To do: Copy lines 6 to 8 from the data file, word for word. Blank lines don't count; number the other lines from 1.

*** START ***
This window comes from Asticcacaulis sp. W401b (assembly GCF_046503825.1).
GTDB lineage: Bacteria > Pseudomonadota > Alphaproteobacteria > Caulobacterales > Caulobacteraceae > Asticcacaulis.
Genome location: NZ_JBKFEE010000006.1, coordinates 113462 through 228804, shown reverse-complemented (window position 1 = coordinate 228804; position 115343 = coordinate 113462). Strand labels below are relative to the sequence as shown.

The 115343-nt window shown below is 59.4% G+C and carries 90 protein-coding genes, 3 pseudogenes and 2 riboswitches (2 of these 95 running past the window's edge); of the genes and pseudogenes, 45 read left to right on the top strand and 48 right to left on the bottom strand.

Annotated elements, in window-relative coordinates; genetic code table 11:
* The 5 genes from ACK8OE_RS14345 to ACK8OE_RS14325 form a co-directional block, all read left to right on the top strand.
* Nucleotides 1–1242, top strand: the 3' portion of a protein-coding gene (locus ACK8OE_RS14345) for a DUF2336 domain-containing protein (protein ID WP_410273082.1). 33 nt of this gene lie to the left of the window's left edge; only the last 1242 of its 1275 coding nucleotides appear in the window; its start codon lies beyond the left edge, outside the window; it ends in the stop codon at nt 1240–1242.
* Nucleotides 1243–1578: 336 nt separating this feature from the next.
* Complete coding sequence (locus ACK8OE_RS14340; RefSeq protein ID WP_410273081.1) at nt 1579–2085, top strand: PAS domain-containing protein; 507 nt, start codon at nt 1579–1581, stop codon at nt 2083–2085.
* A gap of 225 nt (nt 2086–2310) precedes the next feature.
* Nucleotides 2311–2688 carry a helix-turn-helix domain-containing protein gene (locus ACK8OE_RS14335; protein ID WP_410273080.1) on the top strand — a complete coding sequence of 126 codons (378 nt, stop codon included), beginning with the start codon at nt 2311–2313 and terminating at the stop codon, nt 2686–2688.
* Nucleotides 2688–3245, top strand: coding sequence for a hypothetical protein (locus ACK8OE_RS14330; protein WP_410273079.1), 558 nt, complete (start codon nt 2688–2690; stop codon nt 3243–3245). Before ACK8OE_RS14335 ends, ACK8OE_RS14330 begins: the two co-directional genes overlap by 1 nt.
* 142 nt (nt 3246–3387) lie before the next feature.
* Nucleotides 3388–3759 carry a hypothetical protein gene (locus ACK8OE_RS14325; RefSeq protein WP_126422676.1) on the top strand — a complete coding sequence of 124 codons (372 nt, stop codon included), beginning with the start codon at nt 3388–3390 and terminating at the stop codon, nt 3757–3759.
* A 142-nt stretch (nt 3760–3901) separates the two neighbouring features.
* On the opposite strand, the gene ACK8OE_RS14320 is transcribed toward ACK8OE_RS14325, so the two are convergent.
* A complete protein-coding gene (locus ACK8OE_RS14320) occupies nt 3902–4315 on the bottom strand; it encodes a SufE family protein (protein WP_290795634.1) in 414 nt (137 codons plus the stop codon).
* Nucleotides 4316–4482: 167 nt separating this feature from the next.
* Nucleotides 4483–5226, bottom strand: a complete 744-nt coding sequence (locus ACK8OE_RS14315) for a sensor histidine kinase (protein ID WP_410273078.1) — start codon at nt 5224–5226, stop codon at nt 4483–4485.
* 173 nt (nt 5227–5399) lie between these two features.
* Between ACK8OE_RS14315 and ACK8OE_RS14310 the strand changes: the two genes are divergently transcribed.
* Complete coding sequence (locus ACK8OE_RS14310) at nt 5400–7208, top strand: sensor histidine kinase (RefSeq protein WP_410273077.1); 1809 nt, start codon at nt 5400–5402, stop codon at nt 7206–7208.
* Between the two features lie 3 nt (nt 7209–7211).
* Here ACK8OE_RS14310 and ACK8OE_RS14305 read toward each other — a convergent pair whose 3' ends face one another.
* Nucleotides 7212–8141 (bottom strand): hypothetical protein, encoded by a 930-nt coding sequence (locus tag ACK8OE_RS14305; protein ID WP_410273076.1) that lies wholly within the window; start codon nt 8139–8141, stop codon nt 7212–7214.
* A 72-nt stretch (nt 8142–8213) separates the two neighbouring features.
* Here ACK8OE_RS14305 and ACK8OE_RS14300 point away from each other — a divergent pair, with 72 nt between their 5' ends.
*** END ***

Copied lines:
* The 5 genes from ACK8OE_RS14345 to ACK8OE_RS14325 form a co-directional block, all read left to right on the top strand.
* Nucleotides 1–1242, top strand: the 3' portion of a protein-coding gene (locus ACK8OE_RS14345) for a DUF2336 domain-containing protein (protein ID WP_410273082.1). 33 nt of this gene lie to the left of the window's left edge; only the last 1242 of its 1275 coding nucleotides appear in the window; its start codon lies beyond the left edge, outside the window; it ends in the stop codon at nt 1240–1242.
* Nucleotides 1243–1578: 336 nt separating this feature from the next.